I was hanging out at the beach looking for something other than seagulls, but couldn’t resist how cute this small gull is. I had no idea what I was looking at and assumed it was probably just a younger seagull. It wasn’t until I got home that I was able to identify this as a non-breeding Bonaparte’s gull.
Identifying the Bonaparte’s Gull
One of the reasons I didn’t recognize the Bonaparte’s gull was because I was expecting to see their breeding plumage, which in hindsight doesn’t make a lot of sense as I don’t live in their breeding range. During breeding, the gull’s head goes entirely black.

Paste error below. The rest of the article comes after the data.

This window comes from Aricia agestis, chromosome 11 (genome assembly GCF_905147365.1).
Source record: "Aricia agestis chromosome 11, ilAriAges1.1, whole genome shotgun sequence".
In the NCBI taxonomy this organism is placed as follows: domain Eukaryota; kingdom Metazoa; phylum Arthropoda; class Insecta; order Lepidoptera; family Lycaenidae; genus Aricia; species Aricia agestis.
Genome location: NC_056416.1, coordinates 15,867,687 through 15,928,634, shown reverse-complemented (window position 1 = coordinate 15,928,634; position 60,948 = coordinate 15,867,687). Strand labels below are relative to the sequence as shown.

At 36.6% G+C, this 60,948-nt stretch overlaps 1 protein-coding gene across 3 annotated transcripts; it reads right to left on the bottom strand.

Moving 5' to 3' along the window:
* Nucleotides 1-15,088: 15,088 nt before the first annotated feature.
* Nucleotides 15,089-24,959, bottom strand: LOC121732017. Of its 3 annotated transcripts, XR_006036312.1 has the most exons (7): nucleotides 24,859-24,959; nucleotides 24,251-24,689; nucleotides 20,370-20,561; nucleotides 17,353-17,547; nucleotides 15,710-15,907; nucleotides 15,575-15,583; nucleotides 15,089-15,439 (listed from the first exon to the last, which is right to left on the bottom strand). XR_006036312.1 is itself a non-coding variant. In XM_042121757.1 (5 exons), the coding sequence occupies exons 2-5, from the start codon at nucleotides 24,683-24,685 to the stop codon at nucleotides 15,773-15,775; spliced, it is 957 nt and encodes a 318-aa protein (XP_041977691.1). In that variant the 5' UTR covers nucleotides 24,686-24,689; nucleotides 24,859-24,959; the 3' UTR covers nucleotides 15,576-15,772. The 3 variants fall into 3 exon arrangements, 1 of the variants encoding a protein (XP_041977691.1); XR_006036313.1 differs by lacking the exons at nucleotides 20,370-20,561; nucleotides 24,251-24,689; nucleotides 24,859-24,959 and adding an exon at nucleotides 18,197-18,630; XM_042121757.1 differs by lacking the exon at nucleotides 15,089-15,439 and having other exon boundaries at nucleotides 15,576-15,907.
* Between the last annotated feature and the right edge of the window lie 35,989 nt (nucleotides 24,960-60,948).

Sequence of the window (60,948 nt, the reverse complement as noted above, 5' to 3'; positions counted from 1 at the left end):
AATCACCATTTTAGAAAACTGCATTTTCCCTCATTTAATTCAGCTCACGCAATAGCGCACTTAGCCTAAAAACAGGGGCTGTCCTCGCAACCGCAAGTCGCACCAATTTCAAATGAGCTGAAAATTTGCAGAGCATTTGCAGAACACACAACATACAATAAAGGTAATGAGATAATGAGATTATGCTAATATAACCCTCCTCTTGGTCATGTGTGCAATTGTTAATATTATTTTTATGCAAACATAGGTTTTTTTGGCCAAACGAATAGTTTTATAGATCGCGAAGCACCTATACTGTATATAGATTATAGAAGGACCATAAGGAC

Unlike some of the larger, year-round seagulls, you won’t find this gull eating trash at the landfill. Look along the shores and along rivers during their spring migration. They range from the Canadian Territories and Alaska during breeding, all the way to the eastern coast of the US and the western coast of Mexico during their non-breeding season, with their migration area sandwiched in between. This is one of the smallest species of gulls.
Bonaparte’s Gull Feeding
The Bonaparte’s gull enjoys munching on fish and other watery invertebrates. They will also snack on salmon fry and eggs in western areas, and fly larvae and marine worms in coastal areas.